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We all know that in Java you are supposed to use PreparedStatments to avoid security flaws.

However, I have noticed that when using LIKE statements to do a "starts with" search, PreparedStatments can cause performance problems. Because the statement is compiled without the value, the driver must assume that the wildcard could be anywhere, including the beginning so it skips any indexes on that column. But if you compile the statement with the LIKE value as a literal, it sees that it can use the column's index on the value up until the wildcard and the query performs well.

//safe, but prepared statement can't use index on MYCOL
String userInput = "myval%";
statement = conn.prepareStatement("SELECT * FROM MYTABLE WHERE MYCOL LIKE ?");
statement.setString(1, userInput);
rs = statement.executeQuery();

//can use index on MYCOL, but is not safe
statement = conn.createStatement();
rs = statement.executeQuery("SELECT * FROM MYTABLE WHERE MYCOL LIKE '"+userInput+"'");

So how do I avoid the security flaws while keeping the index? I'm assuming that I'll have to try to sanitize the input instead of using a PreparedStatement -- if so, does a library exist to do it correctly? Or is there same java.sql or (oracle) database hint way of telling the prepared statement that it will be able to use the index on the value?

share|improve this question
Why not to hint database to use index? –  Your Common Sense Oct 15 '13 at 16:41
@YourCommonSense, I did mention hints, didn't I. Well, I'd rather not use them, if at all possible. My query is for a search that could potentially select based on LIKEs on up to 6-7 different columns. I worry that a hint would pick a bad index..... –  vacao Oct 15 '13 at 16:53

2 Answers 2

Have you considered creating a stored_procedure on the database side? That way you can just send the stored_procedure name and the like string as a parameter to the database, and work with the result set on the java side. This way, you know you query will use indexes of the table you are working on.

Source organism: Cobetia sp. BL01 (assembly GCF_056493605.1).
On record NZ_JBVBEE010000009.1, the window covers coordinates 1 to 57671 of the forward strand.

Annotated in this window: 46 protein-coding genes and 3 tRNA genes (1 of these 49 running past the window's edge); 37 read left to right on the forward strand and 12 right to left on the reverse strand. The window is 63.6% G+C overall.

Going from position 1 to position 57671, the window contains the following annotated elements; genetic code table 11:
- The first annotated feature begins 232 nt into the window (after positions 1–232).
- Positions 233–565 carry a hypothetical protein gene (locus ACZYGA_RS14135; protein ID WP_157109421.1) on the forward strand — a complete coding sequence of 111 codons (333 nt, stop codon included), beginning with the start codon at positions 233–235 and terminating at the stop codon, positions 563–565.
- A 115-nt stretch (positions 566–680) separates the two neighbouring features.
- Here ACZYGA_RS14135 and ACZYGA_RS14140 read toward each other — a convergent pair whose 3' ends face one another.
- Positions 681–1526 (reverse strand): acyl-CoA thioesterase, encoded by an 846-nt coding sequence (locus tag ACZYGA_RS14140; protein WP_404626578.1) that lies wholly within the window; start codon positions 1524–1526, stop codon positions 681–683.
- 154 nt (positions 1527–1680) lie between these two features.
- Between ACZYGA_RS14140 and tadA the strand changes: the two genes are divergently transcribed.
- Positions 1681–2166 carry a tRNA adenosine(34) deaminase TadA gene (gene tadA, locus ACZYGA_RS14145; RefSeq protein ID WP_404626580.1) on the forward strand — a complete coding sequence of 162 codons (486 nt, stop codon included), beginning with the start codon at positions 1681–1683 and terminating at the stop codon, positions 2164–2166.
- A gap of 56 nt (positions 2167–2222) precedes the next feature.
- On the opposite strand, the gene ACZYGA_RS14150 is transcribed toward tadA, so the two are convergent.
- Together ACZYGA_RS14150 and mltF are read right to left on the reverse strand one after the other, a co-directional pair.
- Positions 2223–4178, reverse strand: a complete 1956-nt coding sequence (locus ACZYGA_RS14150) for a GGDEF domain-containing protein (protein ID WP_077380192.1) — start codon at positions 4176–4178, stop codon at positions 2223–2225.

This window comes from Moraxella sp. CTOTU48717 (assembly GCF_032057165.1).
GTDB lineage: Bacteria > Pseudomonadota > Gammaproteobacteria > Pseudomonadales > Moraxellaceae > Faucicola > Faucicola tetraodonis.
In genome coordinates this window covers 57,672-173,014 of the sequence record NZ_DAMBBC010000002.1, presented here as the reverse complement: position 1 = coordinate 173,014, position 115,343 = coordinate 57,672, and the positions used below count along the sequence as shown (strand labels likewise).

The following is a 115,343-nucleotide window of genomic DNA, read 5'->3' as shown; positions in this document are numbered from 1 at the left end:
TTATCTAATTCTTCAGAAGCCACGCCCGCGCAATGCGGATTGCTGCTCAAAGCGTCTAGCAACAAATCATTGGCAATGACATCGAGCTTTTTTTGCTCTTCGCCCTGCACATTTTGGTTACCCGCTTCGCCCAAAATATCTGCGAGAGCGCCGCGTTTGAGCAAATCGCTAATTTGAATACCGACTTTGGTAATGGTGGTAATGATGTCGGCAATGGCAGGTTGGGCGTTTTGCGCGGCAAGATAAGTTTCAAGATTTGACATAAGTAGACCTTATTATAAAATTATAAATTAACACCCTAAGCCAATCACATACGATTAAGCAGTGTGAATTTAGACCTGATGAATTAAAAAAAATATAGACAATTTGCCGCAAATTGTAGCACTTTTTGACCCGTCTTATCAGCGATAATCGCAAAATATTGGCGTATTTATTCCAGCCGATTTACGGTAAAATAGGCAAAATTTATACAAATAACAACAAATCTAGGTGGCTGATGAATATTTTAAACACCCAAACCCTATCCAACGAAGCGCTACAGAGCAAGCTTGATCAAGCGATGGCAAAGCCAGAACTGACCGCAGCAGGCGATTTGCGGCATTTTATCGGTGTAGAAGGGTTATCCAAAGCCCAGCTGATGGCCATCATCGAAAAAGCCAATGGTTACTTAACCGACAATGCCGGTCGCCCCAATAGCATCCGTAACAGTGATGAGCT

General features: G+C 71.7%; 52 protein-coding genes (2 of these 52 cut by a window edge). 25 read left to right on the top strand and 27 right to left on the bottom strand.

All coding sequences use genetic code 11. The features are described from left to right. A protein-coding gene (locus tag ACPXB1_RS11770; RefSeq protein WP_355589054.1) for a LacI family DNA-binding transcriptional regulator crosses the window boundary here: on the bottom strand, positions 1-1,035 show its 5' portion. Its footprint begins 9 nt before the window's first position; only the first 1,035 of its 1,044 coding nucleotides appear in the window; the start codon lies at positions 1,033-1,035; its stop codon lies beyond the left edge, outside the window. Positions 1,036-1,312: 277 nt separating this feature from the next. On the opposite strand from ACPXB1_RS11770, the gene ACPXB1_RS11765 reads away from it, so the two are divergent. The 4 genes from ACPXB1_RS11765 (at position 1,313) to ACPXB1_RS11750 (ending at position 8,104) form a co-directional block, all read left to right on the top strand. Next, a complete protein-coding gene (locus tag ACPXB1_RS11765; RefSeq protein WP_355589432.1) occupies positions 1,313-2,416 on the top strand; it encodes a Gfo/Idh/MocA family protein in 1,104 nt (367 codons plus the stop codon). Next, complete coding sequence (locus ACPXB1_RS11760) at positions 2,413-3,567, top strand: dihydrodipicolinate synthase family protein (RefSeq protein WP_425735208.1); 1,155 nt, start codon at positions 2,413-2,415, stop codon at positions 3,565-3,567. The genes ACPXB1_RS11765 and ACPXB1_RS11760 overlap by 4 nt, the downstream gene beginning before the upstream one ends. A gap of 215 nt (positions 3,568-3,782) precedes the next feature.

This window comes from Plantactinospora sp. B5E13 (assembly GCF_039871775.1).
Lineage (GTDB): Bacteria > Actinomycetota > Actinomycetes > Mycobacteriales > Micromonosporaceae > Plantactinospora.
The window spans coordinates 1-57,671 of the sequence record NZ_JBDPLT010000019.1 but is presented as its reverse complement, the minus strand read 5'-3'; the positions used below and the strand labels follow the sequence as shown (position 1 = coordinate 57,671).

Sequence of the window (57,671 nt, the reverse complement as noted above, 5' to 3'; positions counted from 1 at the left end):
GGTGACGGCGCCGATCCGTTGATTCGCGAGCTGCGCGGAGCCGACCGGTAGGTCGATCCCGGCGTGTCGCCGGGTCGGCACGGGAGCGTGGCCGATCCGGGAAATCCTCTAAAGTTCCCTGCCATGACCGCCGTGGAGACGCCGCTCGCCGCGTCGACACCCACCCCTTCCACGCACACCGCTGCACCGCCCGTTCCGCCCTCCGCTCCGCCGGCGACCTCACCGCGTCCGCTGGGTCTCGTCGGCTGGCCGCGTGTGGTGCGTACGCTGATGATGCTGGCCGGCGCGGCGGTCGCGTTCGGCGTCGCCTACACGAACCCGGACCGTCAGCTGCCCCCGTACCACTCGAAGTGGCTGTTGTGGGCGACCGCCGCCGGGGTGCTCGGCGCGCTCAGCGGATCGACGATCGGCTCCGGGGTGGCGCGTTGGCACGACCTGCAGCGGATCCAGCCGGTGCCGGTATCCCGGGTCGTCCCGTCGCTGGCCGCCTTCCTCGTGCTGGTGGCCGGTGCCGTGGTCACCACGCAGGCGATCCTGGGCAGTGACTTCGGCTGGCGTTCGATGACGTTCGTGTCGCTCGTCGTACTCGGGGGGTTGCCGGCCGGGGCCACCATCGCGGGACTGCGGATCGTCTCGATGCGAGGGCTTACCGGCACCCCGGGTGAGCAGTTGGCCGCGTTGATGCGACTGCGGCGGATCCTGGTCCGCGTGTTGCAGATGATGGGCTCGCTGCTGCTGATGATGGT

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In this case, because we are building the SQL dynamically based on 6-7 different columns (see my comment on the question), I'm not sure that moving the problem to the database solves anything. Maybe I'm missing something. –  vacao Oct 15 '13 at 18:37

create a sql function to do so, or use the second approach and just escape the characters (' -->> '')

String userInput="IBM";
statement = conn.createStatement();
    rs = statement.executeQuery("SELECT * FROM MYTABLE WHERE MYCOL LIKE '"+userInput.replaceAll("'","''")+"%'");
share|improve this answer
it's escape code like that which leaves you wide open to sql injection attacks... –  jtahlborn Oct 15 '13 at 17:34
I know. I don't know about the MySQL escape characters, but in many systems injection is started with ', that you would change it to '' that means a single quote as user entered. –  user2511414 Oct 15 '13 at 17:42
@user2511414, I'm with jtahlborn on this one. Most attacks I've seen begin with a close quote....but I am not willing to risk my data on that being a comprehensive solution. –  vacao Oct 15 '13 at 18:32
I know and agree dude, but it's solution at least, and as I said at the first, it's better to let a procedure do it for you and just call the procedure, or use full-text functions. –  user2511414 Oct 15 '13 at 18:47
Its been a while since I looked at this question -- I'd still like a response. The most frustrating thing, I think, is jtahlborn's comment which implies that this particular approach is deficient, but provides to feedback as to why. –  vacao Mar 14 at 16:08

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